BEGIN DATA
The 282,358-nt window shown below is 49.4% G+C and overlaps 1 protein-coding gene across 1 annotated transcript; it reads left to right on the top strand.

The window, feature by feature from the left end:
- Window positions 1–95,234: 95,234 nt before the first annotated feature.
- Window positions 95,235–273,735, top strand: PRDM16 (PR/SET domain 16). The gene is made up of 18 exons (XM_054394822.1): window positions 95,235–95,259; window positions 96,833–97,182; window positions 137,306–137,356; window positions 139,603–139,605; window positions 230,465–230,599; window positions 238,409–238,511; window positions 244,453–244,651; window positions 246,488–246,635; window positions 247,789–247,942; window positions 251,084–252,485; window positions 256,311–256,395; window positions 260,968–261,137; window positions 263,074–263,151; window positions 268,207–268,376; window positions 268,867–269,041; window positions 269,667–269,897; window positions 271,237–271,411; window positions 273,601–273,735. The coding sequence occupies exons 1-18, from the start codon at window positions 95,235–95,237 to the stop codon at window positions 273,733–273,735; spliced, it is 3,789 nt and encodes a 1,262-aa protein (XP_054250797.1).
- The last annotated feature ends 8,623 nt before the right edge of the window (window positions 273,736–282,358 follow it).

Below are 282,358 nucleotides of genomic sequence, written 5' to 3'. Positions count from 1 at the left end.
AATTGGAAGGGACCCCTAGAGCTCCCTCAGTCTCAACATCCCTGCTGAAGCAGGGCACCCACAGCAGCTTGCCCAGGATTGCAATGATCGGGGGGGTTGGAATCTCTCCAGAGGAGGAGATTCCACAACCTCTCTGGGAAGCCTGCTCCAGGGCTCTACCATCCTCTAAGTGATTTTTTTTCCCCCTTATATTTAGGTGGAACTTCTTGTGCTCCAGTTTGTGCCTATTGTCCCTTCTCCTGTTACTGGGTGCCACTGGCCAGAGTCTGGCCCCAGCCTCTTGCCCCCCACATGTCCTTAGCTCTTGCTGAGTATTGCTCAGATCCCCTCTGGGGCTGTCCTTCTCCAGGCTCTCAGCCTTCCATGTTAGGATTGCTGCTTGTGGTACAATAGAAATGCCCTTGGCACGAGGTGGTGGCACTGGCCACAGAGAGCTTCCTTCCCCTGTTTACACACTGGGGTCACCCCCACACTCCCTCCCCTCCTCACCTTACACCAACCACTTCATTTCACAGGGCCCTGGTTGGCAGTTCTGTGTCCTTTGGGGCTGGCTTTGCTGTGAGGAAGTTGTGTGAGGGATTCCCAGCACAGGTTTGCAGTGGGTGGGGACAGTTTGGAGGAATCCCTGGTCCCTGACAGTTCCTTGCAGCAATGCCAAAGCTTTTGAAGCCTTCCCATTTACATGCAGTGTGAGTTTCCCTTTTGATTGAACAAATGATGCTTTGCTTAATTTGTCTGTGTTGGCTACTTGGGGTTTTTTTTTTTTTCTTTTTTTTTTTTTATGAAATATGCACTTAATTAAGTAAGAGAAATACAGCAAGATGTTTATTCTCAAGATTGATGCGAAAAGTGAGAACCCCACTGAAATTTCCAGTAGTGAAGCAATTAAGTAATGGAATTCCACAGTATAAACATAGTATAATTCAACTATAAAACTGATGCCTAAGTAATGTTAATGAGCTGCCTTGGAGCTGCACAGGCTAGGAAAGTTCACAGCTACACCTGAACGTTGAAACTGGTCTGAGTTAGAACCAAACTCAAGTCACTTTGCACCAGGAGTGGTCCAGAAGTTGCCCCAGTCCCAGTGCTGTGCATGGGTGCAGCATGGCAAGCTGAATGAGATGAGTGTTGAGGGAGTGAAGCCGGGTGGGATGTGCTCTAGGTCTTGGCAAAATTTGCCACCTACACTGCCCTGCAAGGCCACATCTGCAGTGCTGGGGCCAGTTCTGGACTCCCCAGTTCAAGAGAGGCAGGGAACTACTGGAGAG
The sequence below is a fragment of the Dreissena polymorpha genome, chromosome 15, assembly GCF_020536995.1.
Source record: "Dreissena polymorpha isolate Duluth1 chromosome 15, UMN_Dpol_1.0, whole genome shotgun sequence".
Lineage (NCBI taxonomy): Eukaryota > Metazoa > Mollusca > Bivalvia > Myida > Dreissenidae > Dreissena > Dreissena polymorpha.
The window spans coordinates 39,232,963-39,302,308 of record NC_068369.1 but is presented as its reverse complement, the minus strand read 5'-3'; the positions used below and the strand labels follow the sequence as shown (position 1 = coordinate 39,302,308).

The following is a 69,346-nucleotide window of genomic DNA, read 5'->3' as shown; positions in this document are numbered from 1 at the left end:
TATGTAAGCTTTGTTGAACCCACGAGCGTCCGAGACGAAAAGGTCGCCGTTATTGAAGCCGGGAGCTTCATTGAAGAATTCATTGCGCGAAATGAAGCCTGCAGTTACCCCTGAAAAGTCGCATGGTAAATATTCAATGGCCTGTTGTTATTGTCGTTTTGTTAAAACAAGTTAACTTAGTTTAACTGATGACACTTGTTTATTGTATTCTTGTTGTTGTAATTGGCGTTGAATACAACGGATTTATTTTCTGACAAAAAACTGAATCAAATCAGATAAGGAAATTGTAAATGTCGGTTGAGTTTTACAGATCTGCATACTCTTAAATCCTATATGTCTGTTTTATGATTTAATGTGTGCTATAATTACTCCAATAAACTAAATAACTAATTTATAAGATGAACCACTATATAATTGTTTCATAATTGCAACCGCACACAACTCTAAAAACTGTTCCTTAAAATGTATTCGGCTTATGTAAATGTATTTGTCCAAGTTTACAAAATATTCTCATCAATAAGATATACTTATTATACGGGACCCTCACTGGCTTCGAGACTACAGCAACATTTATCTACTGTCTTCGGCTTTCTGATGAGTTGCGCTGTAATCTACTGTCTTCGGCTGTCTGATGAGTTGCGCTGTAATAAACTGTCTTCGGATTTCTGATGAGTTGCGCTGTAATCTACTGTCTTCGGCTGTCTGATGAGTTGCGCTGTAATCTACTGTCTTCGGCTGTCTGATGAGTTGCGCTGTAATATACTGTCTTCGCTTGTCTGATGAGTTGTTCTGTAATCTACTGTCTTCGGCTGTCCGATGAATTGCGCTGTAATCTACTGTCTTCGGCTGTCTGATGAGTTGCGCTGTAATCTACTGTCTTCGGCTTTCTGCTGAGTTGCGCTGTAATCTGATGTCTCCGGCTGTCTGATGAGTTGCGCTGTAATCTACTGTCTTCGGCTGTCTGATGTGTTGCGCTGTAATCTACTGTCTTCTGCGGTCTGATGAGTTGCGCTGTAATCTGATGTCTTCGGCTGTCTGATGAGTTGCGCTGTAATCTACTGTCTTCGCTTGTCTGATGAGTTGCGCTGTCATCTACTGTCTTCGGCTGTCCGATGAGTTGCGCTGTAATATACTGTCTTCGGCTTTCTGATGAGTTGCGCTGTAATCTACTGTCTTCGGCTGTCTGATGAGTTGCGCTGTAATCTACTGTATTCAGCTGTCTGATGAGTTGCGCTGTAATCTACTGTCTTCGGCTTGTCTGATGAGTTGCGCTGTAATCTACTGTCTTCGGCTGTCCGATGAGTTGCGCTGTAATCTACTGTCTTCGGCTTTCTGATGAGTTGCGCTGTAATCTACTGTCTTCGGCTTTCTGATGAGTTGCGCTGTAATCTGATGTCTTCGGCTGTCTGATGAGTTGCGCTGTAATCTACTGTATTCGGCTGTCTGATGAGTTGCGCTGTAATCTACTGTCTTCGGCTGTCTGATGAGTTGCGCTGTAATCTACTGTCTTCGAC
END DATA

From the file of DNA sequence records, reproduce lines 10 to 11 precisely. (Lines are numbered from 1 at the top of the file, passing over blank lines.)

Lineage (NCBI taxonomy): Eukaryota > Metazoa > Mollusca > Bivalvia > Myida > Dreissenidae > Dreissena > Dreissena polymorpha.
The window spans coordinates 39,232,963-39,302,308 of record NC_068369.1 but is presented as its reverse complement, the minus strand read 5'-3'; the positions used below and the strand labels follow the sequence as shown (position 1 = coordinate 39,302,308).